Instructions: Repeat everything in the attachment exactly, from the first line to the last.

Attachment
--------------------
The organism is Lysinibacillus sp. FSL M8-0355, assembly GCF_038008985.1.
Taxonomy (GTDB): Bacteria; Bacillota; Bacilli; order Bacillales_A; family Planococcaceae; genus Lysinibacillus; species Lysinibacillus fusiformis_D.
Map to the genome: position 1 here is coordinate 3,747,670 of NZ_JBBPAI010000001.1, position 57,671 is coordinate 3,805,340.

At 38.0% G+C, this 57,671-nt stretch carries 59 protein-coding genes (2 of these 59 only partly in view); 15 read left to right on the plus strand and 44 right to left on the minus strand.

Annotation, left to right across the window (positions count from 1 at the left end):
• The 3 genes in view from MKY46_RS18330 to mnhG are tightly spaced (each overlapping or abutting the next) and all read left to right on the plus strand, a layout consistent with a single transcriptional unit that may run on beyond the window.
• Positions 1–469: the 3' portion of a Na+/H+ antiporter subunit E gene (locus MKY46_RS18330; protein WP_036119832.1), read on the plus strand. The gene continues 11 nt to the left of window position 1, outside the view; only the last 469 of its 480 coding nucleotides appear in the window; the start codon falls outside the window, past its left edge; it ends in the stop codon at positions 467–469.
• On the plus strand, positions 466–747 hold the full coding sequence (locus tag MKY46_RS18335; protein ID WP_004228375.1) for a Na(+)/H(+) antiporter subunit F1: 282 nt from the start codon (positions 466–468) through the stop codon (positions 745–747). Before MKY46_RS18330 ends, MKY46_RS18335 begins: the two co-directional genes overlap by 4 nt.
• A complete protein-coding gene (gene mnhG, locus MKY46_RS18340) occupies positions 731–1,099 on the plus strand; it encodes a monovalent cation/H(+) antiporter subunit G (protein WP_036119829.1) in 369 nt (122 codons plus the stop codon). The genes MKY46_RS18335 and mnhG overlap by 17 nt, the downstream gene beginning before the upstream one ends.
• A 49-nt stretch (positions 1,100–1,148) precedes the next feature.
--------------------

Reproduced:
The organism is Lysinibacillus sp. FSL M8-0355, assembly GCF_038008985.1.
Taxonomy (GTDB): Bacteria; Bacillota; Bacilli; order Bacillales_A; family Planococcaceae; genus Lysinibacillus; species Lysinibacillus fusiformis_D.
Map to the genome: position 1 here is coordinate 3,747,670 of NZ_JBBPAI010000001.1, position 57,671 is coordinate 3,805,340.

At 38.0% G+C, this 57,671-nt stretch carries 59 protein-coding genes (2 of these 59 only partly in view); 15 read left to right on the plus strand and 44 right to left on the minus strand.

Annotation, left to right across the window (positions count from 1 at the left end):
• The 3 genes in view from MKY46_RS18330 to mnhG are tightly spaced (each overlapping or abutting the next) and all read left to right on the plus strand, a layout consistent with a single transcriptional unit that may run on beyond the window.
• Positions 1–469: the 3' portion of a Na+/H+ antiporter subunit E gene (locus MKY46_RS18330; protein WP_036119832.1), read on the plus strand. The gene continues 11 nt to the left of window position 1, outside the view; only the last 469 of its 480 coding nucleotides appear in the window; the start codon falls outside the window, past its left edge; it ends in the stop codon at positions 467–469.
• On the plus strand, positions 466–747 hold the full coding sequence (locus tag MKY46_RS18335; protein ID WP_004228375.1) for a Na(+)/H(+) antiporter subunit F1: 282 nt from the start codon (positions 466–468) through the stop codon (positions 745–747). Before MKY46_RS18330 ends, MKY46_RS18335 begins: the two co-directional genes overlap by 4 nt.
• A complete protein-coding gene (gene mnhG, locus MKY46_RS18340) occupies positions 731–1,099 on the plus strand; it encodes a monovalent cation/H(+) antiporter subunit G (protein WP_036119829.1) in 369 nt (122 codons plus the stop codon). The genes MKY46_RS18335 and mnhG overlap by 17 nt, the downstream gene beginning before the upstream one ends.
• A 49-nt stretch (positions 1,100–1,148) precedes the next feature.